Review: Inside Out (dir. Pete Docter, 2015) marks a return to form — and formula — for sequel-driven Pixar

Review: Inside Out (dir. Pete Docter, 2015) marks a return to form — and formula — for sequel-driven Pixar June 18, 2015

insideout

The last few years have been kind of dispiriting for old-time Pixar fans (i.e. people like me who remember seeing Tin Toy at animation festivals before it became the first computer-animated film to win the Oscar for best animated short).

The studio, which was pushing in ever stranger and more adventurous directions prior to its purchase by the Disney corporation a decade ago, had lost some of its mojo since then, as it cranked out unnecessary sequels — one good (Toy Story 3), one bad (Cars 2), and one that was at least okay (Monsters University) — plus one “original” film, the reputation of which was tarnished when the studio took it away from the woman who created it and handed it over to one of her male colleagues (Brave).

Not to put too fine a point on it, but the studio, once praised as a bastion of creativity and artistic freedom, has been stuck in a rut these last few years.

Thankfully, Inside Out — directed by Pete Docter, of Monsters, Inc. fame — represents a return to form, which is both a plus and a… well, not a minus, exactly, but here’s what I mean: The film is an “original” story, completed by the filmmaker who conceptualized it in the first place, and thus represents the purest expression of what Pixar represents for many people since Docter’s last film, Up. But in some ways, it feels very much like a throwback to the Toy Story movies that got Pixar started as a feature-film studio in the first place. It’s a new story, but not that new.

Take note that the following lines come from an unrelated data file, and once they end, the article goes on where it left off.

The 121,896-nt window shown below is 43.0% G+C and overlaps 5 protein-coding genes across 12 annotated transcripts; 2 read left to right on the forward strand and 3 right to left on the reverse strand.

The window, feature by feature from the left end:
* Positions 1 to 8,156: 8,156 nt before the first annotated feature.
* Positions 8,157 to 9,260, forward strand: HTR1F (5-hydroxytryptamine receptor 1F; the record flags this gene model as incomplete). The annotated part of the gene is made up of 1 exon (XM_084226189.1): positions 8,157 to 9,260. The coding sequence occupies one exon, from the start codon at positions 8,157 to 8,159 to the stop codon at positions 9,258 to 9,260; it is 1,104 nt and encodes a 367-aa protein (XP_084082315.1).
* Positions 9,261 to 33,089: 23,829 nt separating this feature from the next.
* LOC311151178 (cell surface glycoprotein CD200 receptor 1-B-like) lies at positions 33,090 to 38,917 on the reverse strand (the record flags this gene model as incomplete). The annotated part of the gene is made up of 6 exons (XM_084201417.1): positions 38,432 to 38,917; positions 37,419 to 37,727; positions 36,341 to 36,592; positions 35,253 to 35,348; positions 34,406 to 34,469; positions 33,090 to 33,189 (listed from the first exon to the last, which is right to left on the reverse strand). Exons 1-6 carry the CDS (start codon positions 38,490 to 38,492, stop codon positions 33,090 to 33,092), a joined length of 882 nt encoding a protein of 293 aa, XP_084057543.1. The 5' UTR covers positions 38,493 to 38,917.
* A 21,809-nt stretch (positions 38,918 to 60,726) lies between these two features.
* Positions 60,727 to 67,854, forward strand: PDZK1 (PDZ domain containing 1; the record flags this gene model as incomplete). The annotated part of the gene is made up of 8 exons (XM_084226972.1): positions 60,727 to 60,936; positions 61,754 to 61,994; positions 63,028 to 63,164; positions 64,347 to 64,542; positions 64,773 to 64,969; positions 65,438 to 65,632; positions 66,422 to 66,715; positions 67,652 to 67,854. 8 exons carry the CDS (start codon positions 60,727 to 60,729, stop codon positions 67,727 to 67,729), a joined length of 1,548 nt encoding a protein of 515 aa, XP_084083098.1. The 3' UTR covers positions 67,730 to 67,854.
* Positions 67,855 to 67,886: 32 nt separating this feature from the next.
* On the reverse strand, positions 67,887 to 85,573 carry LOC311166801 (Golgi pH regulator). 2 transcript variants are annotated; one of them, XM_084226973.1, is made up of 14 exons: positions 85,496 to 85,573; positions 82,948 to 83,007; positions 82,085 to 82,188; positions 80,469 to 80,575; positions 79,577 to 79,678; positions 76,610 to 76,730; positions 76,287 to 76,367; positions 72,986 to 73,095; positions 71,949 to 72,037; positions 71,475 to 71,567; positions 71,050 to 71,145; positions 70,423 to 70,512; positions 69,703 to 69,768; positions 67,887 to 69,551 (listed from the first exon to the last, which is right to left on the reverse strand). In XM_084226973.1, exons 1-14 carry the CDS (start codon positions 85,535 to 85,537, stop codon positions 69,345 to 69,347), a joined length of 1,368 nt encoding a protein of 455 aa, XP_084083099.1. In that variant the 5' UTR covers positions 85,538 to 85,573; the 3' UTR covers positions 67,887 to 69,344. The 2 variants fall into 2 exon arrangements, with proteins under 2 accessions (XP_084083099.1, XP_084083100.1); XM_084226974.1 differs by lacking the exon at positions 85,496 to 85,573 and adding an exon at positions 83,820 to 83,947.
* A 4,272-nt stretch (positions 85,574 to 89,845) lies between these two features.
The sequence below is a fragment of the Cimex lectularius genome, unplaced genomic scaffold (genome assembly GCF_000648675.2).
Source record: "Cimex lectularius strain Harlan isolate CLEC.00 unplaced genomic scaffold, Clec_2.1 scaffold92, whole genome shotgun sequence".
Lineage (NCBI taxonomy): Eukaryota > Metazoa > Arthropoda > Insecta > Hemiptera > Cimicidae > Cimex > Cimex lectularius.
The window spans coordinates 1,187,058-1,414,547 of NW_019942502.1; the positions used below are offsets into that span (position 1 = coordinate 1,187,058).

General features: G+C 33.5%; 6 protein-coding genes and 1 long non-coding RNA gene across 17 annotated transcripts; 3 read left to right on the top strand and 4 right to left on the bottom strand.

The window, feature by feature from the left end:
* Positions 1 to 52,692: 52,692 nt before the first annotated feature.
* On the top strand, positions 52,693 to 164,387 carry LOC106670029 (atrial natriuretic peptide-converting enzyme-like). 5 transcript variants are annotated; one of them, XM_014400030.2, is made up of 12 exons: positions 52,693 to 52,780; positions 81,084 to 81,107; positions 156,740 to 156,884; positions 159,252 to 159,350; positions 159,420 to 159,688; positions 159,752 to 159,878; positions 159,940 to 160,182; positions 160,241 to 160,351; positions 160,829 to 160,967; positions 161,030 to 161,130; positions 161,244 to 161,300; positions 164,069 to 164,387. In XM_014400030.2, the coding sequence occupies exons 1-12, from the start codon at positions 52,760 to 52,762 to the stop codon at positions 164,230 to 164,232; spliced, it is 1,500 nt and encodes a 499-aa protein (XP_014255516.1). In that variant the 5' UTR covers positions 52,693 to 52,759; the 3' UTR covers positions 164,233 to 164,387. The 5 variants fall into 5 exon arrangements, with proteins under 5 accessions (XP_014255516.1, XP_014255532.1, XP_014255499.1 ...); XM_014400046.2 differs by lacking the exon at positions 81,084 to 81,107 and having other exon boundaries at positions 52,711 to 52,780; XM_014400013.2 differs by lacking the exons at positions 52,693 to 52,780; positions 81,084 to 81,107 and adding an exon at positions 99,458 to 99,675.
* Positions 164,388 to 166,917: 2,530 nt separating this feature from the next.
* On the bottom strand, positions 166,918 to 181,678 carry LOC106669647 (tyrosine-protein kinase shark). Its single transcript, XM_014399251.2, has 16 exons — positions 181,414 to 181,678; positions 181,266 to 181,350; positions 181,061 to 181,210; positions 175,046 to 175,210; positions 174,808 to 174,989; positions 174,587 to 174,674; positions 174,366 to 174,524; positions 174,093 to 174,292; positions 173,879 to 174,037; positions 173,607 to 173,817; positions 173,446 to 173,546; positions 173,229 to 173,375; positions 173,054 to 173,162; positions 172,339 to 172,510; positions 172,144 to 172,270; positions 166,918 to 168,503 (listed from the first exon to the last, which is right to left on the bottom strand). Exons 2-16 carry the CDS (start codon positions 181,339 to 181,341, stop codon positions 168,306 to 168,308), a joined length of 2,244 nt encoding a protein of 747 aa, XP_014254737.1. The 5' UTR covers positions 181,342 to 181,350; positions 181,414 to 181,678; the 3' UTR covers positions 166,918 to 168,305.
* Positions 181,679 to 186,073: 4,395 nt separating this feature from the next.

Consider the premise: Instead of toys who secretly come alive and make plans for an upcoming move to a new home when the boy who plays with them isn’t in the room, the film concerns five “emotions” who secretly live inside the mind of an 11-year-old girl named Riley (Kaitlyn Dias) and are, themselves, making plans for a new home when Riley’s family moves to San Francisco at the beginning of the movie.

The chief toy, Sheriff Woody, was an upbeat, peppy, take-charge leader surrounded by various other personality types, while the chief emotion is Joy (Amy Poehler), an upbeat, peppy, take-charge leader who has to work with Sadness (Phyllis Smith), Fear (Bill Hader), Disgust (Mindy Kaling) and, my favorite, Anger (Lewis Black).

And just as Toy Story revolved around Woody’s jealous resentment of Buzz Lightyear, which was resolved only after Woody and Buzz were lost at the gas station and had to make their way home with the help of some scary, surreal playthings, Inside Out revolves around Joy’s initial determination to marginalize if not get rid of Sadness, until the two of them become lost in a distant corner of Riley’s mind and have to make their way home together through a series of bizarre and sometimes scary landscapes. (A similar odd-couple voyage formed the backbone to Finding Nemo, as well.)

There are even more parallels, which I’ll get to in a moment. But suffice it to say that elements like these feel very “safe” for Pixar, and give one the impression that the studio is staying very much within its wheelhouse.

There’s still plenty to like here, though.

First, the film revolves almost entirely around female protagonists, particularly Joy and Sadness (and let’s not forget Riley). Lewis Black’s Anger gets some of the best lines, and Joy and Sadness are helped by a character named Bing Bong, who is voiced by Pixar veteran Richard Kind (A Bug’s Life, etc.), but those are strictly supporting performances. The film ultimately belongs to the female characters, and while that has been true for many Disney films over the years, it is still something of a novelty for Pixar, which has attempted it only once before (with the aforementioned Brave).

Second, the visuals. The opening frames establish the two very different palettes for the film: our first glimpse of Riley as a baby is almost photorealistic, as are some of the environments we see later in the film, while the emergence of her emotions, somewhere inside her mind,1 is stylized and cartoony. The film works especially well if you watch it in 3D: sometimes the images inside Riley’s mind have an almost epic quality (e.g. the way Joy stands on a cliff and watches a mighty structure collapse into the void beyond), and at other times they get downright playful in the way that only animation can (e.g. a brief foray into “abstract” thought and two-dimensionality).